Project description:Protein arginine methylation is a posttranslational modification that impacts cellular functions, such as RNA processing, transcription, DNA repair, and signal transduction. The majority of our knowledge regarding arginine methylation derives from studies of yeast and mammals. Here, we describe a protein arginine N-methyltransferase (PRMT), TbPRMT5, from the early-branching eukaryote Trypanosoma brucei. TbPRMT5 shares the greatest sequence similarity with PRMT5 and Skb1 type II enzymes from humans and Schizosaccharomyces pombe, respectively, although it is significantly divergent at the amino acid level from its mammalian and yeast counterparts. Recombinant TbPRMT5 displays broad substrate specificity in vitro, including methylation of a mitochondrial-gene-regulatory protein, RBP16. TbPRMT5 catalyzes the formation of omega-N(G)-monomethylarginine and symmetric omega-N(G),N(G')-dimethylarginine and does not require trypanosome cofactors for this activity. These data establish that type II PRMTs evolved early in the eukaryotic lineage. In vivo, TbPRMT5 is constitutively expressed in the bloodstream form and procyclic-form (insect host) life stages of the parasite and localizes to the cytoplasm. Genetic disruption via RNA interference in procyclic-form trypanosomes indicates that TbPRMT5 is not essential for growth in this life cycle stage. TbPRMT5-TAP ectopically expressed in procyclic-form trypanosomes is present in high-molecular-weight complexes and associates with an RG domain-containing DEAD box protein related to yeast Ded1 and two kinetoplastid-specific proteins. Thus, TbPRMT5 is likely to be involved in novel methylation-regulated functions in trypanosomes, some of which may include RNA processing and/or translation.
Project description:Protein arginine methyltransferases (PRMTs) are a family of enzymes that can methylate arginine residues on histones and other proteins. PRMTs play a crucial role in influencing various cellular functions, including cellular development and tumorigenesis. Arginine methylation by PRMTs is found on both nuclear and cytoplasmic proteins. Recently, there is increasing evidence regarding post-translational modifications of non-histone proteins by PRMTs, illustrating the previously unknown importance of PRMTs in the regulation of various cellular functions by post-translational modifications. In this review, we present the recent developments in the regulation of non-histone proteins by PRMTs.
Project description:The arginine methyltransferase PRMT6 (protein arginine methyltransferase 6) has been shown recently to regulate DNA repair and gene expression. As arginine methylation of histones is an important mechanism in transcriptional regulation, we asked whether PRMT6 possesses activity toward histones. We show here that PRMT6 methylates histone H3 at R2 and histones H4/H2A at R3 in vitro. Overexpression and knockdown analysis identify PRMT6 as the major H3 R2 methyltransferase in vivo. We find that H3 R2 methylation inhibits H3 K4 trimethylation and recruitment of WDR5, a subunit of the MLL (mixed lineage leukemia) K4 methyltransferase complex, to histone H3 in vitro. Upon PRMT6 overexpression, transcription of Hox genes and Myc-dependent genes, both well-known targets of H3 K4 trimethylation, decreases. This transcriptional repression coincides with enhanced occurrence of H3 R2 methylation and PRMT6 as well as reduced levels of H3 K4 trimethylation and MLL1/WDR5 recruitment at the HoxA2 gene. Upon retinoic acid-induced transcriptional activation of HoxA2 in a cell model of neuronal differentiation, PRMT6 recruitment and H3 R2 methylation are diminished and H3 K4 trimethylation increases at the gene. Our findings identify PRMT6 as the mammalian methyltransferase for H3 R2 and establish the enzyme as a crucial negative regulator of H3 K4 trimethylation and transcriptional activation.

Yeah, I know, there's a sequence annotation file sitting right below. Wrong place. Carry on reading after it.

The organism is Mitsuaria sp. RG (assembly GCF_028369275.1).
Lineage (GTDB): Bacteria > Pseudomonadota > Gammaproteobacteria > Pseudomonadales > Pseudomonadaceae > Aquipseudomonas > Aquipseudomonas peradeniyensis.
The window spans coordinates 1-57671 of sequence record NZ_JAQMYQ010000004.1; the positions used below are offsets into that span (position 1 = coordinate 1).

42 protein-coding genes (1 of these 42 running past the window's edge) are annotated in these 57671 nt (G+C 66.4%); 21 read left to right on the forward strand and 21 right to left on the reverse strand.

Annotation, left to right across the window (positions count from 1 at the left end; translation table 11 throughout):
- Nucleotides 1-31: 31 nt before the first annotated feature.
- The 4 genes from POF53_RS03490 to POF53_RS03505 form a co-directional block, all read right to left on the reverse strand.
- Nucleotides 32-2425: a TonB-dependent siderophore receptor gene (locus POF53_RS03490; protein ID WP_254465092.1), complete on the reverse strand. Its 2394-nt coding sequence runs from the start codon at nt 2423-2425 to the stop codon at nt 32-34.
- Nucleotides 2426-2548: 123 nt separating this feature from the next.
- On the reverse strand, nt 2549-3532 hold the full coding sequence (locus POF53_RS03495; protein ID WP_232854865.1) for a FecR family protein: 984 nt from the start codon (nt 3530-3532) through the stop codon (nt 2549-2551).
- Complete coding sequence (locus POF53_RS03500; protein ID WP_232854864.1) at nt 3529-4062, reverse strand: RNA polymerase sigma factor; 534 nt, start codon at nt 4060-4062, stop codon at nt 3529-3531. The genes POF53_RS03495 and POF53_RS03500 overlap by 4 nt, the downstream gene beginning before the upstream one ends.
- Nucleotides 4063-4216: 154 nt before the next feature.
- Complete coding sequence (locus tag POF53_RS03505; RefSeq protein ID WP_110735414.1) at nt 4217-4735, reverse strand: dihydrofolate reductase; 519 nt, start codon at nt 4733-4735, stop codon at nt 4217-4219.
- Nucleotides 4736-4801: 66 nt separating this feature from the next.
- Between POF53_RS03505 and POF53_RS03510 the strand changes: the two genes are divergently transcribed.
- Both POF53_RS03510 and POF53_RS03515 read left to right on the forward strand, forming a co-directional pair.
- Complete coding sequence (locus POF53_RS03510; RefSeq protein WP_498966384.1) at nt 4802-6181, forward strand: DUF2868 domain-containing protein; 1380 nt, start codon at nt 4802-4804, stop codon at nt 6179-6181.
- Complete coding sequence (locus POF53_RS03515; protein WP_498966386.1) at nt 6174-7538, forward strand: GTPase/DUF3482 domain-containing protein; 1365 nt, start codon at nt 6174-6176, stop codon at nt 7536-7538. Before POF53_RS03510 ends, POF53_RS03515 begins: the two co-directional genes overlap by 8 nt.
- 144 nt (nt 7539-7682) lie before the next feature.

Project description:The human immunodeficiency virus (HIV) transactivator protein, Tat, stimulates transcription from the viral long terminal repeats via an arginine-rich transactivating domain. Since arginines are often known to be methylated, we investigated whether HIV type 1 (HIV-1) Tat was a substrate for known protein arginine methyltransferases (PRMTs). Here we identify Tat as a substrate for the arginine methyltransferase, PRMT6. Tat is specifically associated with and methylated by PRMT6 within cells. Overexpression of wild-type PRMT6, but not a methylase-inactive PRMT6 mutant, decreased Tat transactivation of an HIV-1 long terminal repeat luciferase reporter plasmid in a dose-dependent manner. Knocking down PRMT6 consistently increased HIV-1 production in HEK293T cells and also led to increased viral infectiousness as shown in multinuclear activation of a galactosidase indicator assays. Our study demonstrates that arginine methylation of Tat negatively regulates its transactivation activity and that PRMT6 acts as a restriction factor for HIV replication.